In With the Old—Why Antiques Can Be a Great Investment

Looking for an alternative investment? Antiques can be some of the safest. 

The erratic volatility in today’s markets could make any trader, however skilled, want to throw up his hands, cut his losses and toss his remaining money into a commode. A commode, of course, being a chest of drawers from France, circa 1750.

What, you had something else in mind?


Those looking for a safe, profitable asset that looks considerably better in your living room than a sheaf of no-yield Treasurys should keep in mind that “antiques are a good place to put your money,” according to Mary Helen McCoy, proprietor of an eponymous fine-antiques emporium in Charleston, South Carolina. “There aren’t many of them out there, and good ones will always appreciate.”


Hear that? Always.


There are a few rules to the game, however. To simply qualify as “antique” in the first place, the U.S. government stipulates an age of at least a century; to qualify as “good,” further criteria abound: Is the piece’s history documented? Its authenticity verified? Was it a rare, original and quality piece to begin with? Would someone actually want it in his home? Was it — gulp — stolen? Clear those hurdles, and values tend to increase.


But forget about discovering a lucky find in a weekend flea market. “Shops won’t have what you can collect,” says David Kyner, a Fort Lauderdale, Florida–based collector of antique jewelry. “Auctions are best for that.” And be prepared for a fight. Even in a soft economy, demand is intense: With museums beefing up their collections, and countries like Russia and China eager to recover their lost cultural patrimony, major auctions can degenerate into emotionally raw — albeit well-mannered — war zones. Like the song says, know when to walk away, and when to run.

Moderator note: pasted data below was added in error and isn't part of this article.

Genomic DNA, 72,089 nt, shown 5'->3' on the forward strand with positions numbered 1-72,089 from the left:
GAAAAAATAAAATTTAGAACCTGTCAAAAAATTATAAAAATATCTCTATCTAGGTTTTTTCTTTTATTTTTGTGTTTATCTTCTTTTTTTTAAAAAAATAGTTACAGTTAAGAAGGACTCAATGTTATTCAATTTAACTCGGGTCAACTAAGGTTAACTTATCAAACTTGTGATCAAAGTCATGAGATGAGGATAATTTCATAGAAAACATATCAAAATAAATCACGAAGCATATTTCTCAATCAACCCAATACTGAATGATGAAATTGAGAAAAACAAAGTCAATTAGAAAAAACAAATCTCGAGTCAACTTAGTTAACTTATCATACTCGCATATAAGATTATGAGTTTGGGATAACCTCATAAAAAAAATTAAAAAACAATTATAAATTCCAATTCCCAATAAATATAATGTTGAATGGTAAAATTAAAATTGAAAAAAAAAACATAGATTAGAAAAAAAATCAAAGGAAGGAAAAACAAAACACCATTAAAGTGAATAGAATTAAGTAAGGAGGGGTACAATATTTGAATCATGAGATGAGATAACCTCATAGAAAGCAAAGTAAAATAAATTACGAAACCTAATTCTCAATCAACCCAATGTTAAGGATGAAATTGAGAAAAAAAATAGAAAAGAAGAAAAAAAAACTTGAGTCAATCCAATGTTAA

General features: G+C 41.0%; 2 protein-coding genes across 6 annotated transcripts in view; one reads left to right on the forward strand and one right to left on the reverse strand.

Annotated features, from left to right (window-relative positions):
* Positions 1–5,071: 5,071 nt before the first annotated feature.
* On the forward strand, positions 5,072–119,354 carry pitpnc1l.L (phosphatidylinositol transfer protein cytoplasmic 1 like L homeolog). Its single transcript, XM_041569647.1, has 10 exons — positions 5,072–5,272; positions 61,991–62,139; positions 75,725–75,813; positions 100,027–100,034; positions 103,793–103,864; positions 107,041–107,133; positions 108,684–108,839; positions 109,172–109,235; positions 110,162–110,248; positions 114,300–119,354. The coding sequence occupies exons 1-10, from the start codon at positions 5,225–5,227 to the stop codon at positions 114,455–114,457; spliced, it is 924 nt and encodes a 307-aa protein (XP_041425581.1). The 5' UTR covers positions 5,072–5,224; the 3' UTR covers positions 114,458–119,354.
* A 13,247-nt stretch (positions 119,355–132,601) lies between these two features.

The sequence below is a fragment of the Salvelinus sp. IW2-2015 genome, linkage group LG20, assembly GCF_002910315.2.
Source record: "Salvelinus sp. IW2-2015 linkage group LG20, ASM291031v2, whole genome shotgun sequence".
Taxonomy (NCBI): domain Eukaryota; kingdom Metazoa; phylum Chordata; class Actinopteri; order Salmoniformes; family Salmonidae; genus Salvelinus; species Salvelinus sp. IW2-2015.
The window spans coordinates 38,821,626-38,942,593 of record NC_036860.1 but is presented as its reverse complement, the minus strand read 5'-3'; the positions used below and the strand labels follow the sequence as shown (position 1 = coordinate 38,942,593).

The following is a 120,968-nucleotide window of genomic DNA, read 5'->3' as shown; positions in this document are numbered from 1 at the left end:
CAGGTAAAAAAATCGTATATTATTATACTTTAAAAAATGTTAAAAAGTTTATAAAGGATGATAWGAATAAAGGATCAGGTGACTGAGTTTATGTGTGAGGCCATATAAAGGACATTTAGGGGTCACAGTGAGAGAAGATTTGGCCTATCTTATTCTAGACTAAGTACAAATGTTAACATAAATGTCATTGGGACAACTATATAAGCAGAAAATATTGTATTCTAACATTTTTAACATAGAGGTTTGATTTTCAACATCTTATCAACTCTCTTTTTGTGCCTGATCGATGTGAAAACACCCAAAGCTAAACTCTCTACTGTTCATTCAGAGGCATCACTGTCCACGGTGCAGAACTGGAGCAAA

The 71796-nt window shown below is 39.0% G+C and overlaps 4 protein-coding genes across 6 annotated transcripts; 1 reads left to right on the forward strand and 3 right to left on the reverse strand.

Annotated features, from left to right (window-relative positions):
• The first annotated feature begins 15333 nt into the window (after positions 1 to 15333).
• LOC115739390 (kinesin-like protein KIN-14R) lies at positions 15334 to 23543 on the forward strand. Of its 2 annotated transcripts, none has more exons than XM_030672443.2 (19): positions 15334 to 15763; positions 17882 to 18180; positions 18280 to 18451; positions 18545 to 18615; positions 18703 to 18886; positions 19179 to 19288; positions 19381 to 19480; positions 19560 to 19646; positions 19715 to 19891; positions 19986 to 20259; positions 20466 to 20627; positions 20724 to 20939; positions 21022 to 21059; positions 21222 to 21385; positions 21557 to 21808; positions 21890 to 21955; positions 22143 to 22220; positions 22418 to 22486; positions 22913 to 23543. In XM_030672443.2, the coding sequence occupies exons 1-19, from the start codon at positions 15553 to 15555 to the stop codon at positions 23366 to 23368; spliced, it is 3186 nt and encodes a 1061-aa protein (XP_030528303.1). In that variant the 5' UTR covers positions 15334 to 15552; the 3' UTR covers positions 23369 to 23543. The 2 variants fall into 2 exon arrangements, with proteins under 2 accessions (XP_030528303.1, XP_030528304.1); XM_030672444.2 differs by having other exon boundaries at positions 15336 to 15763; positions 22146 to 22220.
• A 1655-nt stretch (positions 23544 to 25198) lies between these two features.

Scarred by short-term flameouts? Antiques, for better and worse, are the very definition of buy-and-hold. McCoy advises an appreciation waiting period of 10 years before resale; Kyner suggests twice that, noting that the competitive nature of auctions can drive the “hammer price” far higher than a piece’s actual worth.


So while they’ll never supplant a trader’s energy-and-equities mix, antiques do offer some (literal) solidity in an uncertain world. And should things get even uglier, you can always eschew the mattress and, indeed, store your cash in your commode. Unlike many asset classes these days, it’ll still be there when you need it.